“And we know that God causes everything to work together for the good of those who love God and are called according to his purpose for them.” (Romans 8:28)
First chemotherapy. To be honest, after my first chemo session while feeling weak and nauseous, I was sure I did not want another session. “Remind me again–why do I have to do chemo?” I childishly asked Ruben more than once. Not keen on alternative medicine, he patiently reminded me I needed it and that God had a plan for us. I conceded. After all, this difficult thing causes us to rely on God, I thought. And as Maru said early on, “This is God’s opportunity to shine.”
“Whom have I in heaven but you?
I desire you more than anything on earth.
My health may fail, and my spirit may grow weak,
but God remains the strength of my heart;
he is mine forever.” (Psalms 73:25-26)
My Baldness. Second week into my first chemotherapy I started shedding my hair. Distressed by this, Ruben suggested I get my head shaved already. But I did not want to go to a barber shop and he didn’t have the heart to shave me either. It didn’t help that our normally happy girl kept crying inconsolably this time. After much wait, I sensed he’d never do it. So I started shaving my head telling my family not to feel sorry about it since it was no longer nice anyway so no need to hold on to it…time to let go. “I’m handsomer than you now” was all I could say after. But seriously, I was thankful to God for the grace to let go.
Pains and blessings. Though I didn’t escape pains and discomforts, I knew I was spared from worse troubles. And mercifully, for every pain or concern, there was always a blessing to comfort me—a gentle touch, an encouraging word, a prayer, a thoughtful gift, a friend beside my chemo bed, a good humor, a helpful advice and reassurance from my surgeon, godly wisdom and care from my oncologist, and emotional support from dear ones.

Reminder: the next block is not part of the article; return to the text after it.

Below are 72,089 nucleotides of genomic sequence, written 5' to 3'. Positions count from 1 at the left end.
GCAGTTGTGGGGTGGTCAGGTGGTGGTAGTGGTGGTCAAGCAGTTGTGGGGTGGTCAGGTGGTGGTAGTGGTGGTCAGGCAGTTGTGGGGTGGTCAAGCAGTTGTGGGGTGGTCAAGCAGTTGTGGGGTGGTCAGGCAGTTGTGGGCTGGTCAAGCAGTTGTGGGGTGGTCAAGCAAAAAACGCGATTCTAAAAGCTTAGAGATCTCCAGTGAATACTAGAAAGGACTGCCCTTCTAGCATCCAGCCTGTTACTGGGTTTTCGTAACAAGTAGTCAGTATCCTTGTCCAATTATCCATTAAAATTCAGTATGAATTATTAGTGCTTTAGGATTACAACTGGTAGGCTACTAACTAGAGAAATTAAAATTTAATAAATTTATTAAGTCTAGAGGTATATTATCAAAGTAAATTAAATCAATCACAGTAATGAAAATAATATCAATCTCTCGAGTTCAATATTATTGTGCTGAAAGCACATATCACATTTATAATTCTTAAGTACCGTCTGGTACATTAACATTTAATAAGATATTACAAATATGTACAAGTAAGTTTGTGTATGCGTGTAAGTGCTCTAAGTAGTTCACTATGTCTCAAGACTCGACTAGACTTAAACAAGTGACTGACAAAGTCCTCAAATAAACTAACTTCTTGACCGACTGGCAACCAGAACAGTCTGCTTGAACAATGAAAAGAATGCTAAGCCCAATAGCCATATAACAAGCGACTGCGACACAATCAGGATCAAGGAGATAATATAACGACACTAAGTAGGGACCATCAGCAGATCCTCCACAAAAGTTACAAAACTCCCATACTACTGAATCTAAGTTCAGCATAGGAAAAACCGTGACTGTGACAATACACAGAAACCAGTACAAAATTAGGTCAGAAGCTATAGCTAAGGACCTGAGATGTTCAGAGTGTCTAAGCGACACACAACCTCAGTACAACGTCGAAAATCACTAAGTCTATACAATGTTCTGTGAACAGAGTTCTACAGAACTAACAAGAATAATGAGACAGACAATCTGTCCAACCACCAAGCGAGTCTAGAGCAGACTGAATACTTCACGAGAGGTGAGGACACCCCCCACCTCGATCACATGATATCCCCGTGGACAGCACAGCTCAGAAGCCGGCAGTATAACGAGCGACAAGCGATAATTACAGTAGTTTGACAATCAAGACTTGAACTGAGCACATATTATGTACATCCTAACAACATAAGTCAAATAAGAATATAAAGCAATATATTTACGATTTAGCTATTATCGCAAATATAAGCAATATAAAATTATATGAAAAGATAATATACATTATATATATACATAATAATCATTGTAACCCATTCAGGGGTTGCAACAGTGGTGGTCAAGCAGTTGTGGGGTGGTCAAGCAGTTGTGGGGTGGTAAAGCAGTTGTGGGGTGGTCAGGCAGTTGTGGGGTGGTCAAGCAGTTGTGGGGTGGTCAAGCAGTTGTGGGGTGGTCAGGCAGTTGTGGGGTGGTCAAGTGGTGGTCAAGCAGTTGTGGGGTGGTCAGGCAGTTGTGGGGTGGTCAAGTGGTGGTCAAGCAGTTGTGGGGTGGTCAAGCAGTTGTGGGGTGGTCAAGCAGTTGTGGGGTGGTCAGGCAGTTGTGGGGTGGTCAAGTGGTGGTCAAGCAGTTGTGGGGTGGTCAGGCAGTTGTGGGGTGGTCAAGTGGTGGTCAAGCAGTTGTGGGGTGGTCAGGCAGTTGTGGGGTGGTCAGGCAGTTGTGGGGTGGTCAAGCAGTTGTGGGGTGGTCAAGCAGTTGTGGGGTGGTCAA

Surprisingly, days did swiftly pass by with me mostly rejoicing over my smallest victories and blessings. My family was able to cope with my condition quite quickly, often affording to laugh together. That’s one major blessing. Ruben was quite sure that another side effect of Doxorubicin (my chemo drug) on me was laughter. A double dose (of laughter) surely helped. There were a few times though that the mere mention of my next chemo session (when well-meaning friends asked) made me nauseous and teary-eyed. I preferred to enjoy my non-chemo days not thinking about my next session. And once, halfway through my 8 cycles, I felt frustrated for the first time, my chemo arm hurt so badly I cried for two days. From then on, my kind oncologist administered my IV premeds herself to spare me from avoidable pains. Thank God for her wisdom and compassion!
“All praise to God, the Father of our Lord Jesus Christ. God is our merciful Father and the source of all comfort. He comforts us in all our troubles so that we can comfort others. When they are troubled, we will be able to give them the same comfort God has given us.” (2 Cor. 1:3-4)
“A cheerful heart is good medicine, but a broken spirit saps a person’s strength.” (Proverbs 17:22)
“Don’t worry about anything; instead, pray about everything. Tell God what you need, and thank him for all he has done.” (Philippians 4:6)
“How do you keep your joyful disposition?” my friend Nicca asked me one time. I say, put your hope in God. Trust in Him because He is more powerful than any sickness and because He is faithful. Pray that God, the source of hope, will fill you with joy and peace as you trust in him. (Romans 15:13).
They say thankfulness boosts our capacity for joy. Every day I thanked God for each and every soul He sent to be His hands and feet to me in my journey. For each unexpected help and kindness, I believed that was God amazing me. But during the roughest parts when faithful souls stayed to care and to love—that was God holding me close to His heart.
“No one has ever seen God. But if we love each other, God lives in us, and his love is brought to full expression in us.” (1 John 4:12)
“Three things will last forever—faith, hope, and love—and the greatest of these is love. Let love be your highest goal!” (1Corinthians 13:13, 14:1)